National Geographic : 1953 Jan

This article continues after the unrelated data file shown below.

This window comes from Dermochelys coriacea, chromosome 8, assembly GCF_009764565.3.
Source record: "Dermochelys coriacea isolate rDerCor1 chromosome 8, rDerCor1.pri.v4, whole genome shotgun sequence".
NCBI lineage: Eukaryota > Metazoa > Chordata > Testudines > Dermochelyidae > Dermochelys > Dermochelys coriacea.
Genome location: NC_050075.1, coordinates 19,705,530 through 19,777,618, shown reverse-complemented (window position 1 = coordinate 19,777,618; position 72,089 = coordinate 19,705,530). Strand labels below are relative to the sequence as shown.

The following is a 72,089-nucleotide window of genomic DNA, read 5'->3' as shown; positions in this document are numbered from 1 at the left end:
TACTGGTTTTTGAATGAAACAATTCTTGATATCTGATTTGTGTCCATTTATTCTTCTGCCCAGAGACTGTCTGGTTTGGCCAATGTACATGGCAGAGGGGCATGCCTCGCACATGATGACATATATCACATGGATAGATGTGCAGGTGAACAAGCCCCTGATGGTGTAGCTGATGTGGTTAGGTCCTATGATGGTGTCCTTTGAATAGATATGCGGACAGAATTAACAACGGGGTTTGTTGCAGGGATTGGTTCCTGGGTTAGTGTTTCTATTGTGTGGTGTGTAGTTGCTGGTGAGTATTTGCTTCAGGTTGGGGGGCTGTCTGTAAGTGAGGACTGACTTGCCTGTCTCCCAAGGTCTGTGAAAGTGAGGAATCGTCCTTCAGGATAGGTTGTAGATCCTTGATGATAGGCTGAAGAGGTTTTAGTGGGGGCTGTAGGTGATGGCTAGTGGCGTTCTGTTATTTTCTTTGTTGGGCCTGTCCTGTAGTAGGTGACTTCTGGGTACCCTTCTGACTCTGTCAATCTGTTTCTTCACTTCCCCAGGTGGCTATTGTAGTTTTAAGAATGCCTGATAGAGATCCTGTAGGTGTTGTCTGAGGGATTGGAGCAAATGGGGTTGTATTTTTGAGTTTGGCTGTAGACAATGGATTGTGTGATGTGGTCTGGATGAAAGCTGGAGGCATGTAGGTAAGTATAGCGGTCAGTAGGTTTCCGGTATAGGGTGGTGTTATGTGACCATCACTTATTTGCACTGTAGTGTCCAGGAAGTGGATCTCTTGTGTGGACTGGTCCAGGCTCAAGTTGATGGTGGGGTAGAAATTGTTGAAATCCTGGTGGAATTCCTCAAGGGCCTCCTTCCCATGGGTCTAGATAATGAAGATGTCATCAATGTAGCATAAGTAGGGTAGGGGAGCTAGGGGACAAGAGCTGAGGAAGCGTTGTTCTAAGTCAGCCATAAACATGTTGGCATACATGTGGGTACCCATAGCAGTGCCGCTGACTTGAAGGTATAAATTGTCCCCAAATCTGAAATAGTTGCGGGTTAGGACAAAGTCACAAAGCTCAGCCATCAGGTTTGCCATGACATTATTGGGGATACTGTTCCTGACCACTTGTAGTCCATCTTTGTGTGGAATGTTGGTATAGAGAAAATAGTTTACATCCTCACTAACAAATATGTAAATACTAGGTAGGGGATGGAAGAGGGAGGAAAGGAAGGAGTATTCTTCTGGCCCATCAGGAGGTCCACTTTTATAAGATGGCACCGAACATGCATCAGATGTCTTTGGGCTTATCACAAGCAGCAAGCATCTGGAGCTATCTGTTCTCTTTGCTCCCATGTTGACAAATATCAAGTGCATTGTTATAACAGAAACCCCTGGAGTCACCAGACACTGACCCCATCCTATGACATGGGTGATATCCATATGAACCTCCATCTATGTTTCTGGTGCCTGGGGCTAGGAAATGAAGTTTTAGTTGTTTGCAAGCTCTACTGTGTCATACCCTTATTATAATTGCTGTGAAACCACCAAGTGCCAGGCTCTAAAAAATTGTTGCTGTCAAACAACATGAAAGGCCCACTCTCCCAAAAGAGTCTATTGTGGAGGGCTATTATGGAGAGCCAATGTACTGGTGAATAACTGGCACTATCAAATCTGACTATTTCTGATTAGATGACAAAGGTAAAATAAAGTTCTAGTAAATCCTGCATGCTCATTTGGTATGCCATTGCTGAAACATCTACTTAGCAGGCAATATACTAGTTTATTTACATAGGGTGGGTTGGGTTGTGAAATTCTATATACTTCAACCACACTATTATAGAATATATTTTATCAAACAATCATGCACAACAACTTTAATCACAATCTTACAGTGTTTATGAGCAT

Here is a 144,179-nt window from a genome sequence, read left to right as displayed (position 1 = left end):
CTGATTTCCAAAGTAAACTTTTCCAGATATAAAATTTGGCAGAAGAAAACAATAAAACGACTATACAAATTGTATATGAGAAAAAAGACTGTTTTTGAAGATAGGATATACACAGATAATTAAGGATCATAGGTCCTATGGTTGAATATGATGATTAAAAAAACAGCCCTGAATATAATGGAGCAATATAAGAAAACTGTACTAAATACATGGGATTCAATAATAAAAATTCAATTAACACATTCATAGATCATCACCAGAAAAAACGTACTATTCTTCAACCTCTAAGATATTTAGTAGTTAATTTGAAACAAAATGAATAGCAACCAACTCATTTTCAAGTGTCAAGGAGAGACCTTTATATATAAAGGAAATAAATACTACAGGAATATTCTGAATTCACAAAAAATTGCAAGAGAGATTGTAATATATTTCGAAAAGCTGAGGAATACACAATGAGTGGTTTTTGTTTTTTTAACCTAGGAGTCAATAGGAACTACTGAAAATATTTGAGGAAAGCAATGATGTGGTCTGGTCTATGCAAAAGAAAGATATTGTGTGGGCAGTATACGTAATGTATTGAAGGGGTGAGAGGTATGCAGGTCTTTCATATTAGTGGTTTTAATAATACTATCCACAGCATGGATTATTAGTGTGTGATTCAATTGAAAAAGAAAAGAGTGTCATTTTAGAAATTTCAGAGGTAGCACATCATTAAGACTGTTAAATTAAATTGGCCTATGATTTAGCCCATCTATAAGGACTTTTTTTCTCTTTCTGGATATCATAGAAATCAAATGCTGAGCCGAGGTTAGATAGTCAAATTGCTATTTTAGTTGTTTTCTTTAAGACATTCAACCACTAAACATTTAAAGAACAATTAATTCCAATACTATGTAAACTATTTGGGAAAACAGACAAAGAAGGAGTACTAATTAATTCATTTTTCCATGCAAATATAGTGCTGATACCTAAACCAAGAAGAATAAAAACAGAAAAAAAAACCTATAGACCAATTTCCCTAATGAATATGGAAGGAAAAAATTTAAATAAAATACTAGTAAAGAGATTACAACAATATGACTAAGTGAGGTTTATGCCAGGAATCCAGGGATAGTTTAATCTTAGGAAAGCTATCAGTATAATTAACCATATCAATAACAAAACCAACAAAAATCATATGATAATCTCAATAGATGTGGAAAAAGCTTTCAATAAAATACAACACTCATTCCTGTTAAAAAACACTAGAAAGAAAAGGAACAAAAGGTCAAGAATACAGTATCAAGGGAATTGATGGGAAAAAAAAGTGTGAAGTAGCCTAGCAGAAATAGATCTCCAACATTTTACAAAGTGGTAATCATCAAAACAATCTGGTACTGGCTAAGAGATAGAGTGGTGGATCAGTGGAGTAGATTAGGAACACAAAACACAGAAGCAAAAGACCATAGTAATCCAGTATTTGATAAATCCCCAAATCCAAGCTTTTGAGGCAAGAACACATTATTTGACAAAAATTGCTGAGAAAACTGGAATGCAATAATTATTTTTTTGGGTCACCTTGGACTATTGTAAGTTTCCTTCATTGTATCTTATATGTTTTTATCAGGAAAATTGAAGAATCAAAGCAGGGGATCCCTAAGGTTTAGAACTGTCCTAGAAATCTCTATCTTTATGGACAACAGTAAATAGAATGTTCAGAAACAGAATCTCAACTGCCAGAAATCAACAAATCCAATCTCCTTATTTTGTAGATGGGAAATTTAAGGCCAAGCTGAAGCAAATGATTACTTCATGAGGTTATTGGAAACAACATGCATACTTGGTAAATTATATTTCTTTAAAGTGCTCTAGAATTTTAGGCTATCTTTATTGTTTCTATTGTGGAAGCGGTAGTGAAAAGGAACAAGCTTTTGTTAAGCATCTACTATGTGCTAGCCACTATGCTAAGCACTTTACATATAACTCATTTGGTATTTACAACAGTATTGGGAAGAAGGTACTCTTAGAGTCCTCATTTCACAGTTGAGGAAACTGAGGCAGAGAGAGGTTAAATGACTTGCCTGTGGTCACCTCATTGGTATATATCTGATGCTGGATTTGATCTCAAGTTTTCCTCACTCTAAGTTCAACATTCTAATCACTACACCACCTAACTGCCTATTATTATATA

The National Geographic Magazine huts squat on the valley floor, and an occa sional dwelling clings precariously to the ver tical mountainside. The beach at Maracas Bay is as yet un touched by commercialism, even though its access from Port of Spain is by the famed "skyline highway," or North Coast Road. American Seabees built the road during World War II in compensation for the fact that the American leased areas included some of the Colony's finest beaches (page 62). Tall palms line the beach from the high water mark, and their stems provide make shift cricket bats for week-enders from Port of Spain. The balls for these impromptu beach games are "sea coconuts" from the mo riche palm which drift over from Venezuela. In another valley, Santa Cruz, I encoun tered the island's third most important indus try, the culture of "cocoa" (page 71). After a period of decline between wars, the cocoa in dustry was revitalized by high postwar prices and is now prospering. An important Trini dad institution, the Imperial College of Tropi cal Agriculture at St. Augustine, has as one of its many activities the development of new and improved types of cacao trees. Other projects carried on by the college have paid dividends all over the Tropics. Fishing Fleet at Work At Sans Souci I watched native fishermen loading 18-foot boats in preparation for a day's work. About 40 boats, each privately owned, operate as a fleet. I was told a good day's catch might be around 7,000 pounds for all boats. Kingfish up to 15 or 20 pounds are caught on lines of copper wire. Sardines are used for bait. Why Worry, Trust in God, and Tokyo Rose were among the boat names. At Toco, near the northeast tip of Trinidad, I stayed overnight in a guest house. Outside, small night frogs struck up a whistling anvil chorus, a few hitting notes worthy of a fledg ling flutist. So-there are whistling frogs! Many of the valleys in the north coast range of mountains are sparsely inhabited. When I reached Arima, a town of 9,000, I felt I had arrived at an urban center. Formerly a popu lous aboriginal Indian settlement, it is now the Colony's third town. Traces of the Caribs are hard to find, but their legends figure promi nently in the Santa Rosa fete held here an nually at the end of August. Driving through the dense tropical forest near Sangre Grande, I passed trucks and bul lock carts carrying bags of charcoal made from various trees. North of Sangre Grande I also noticed Hevea rubber trees. Emerging onto the east coast near Cocos Bay, I was welcomed by a signpost in the sand indicating that at low tide the beach itself is to be used as the main thoroughfare. I was delighted to speed along at 55 miles per hour. A self-service barge hauled my car across the small stream at Nariva Ferry, superseded last year by a bridge. Mangrove trees cling to the banks of this stream, and I stooped to pick a few oysters growing on branches which dropped into the water. Mayaro Bay, like Cocos Bay, is enclosed by a broad ribbon of sand, some 12 miles long, with coconut palms indicating high-water mark. At Rio Claro I wandered about the streets admiring open-air displays of merchan dise ranging from bolts of cloth to hairpins and Coca-Cola. Government Cultivates Teak Moving on through the Central Range to ward Tabaquite, I stopped to look over the Government's teak-planting project. Several thousand acres of bush were being cleared and will be planted to insure a future supply of valuable wood for the Colony. I was told that from mid-January to mid-March great stands of bois immortelle, a tall shade tree, are ablaze with orange-red blooms along this road. At a Hindu temple near Las Lomas I en joyed an unusual visit with the priest Doon Pundit, awarded the Member of the British Empire decoration in 1949 for his outstand ing social services to East Indians of Trini dad (page 67). Immediately after our intro duction, he asked how old I was and whether I was married. Not to be outdone, I asked a few questions of my own. I wound up learning, among other things, how a Hindu wraps his turban. Doon Pundit conducted me through the Pullman-sized temple, explaining that the fig ures painted on the white walls were various gods and their wives. Outside the temple red, yellow, and white flags, representing Hindu saints, fluttered at the ends of 40-foot poles. Later tea was served, and I found my thoughts preoccupied with this alien race arbitrarily cast up on a Caribbean shore. Rice Grows on 20,000 Acres One day I took the American-built Church ill-Roosevelt Highway southeast from the outskirts of Port of Spain, then the Caroni Sa vannah Road south to San Fernando. The great sweeping plain here forms the heart of Trinidad's agricultural empire. In wide fields of water on either side of the road, East Indians waded knee-deep in rice fields. Some 20,000 acres are utilized for rice growing. Bullocks are most frequently used in cultivation, but I also saw burros pulling drags about the paddies (pages 46, 47).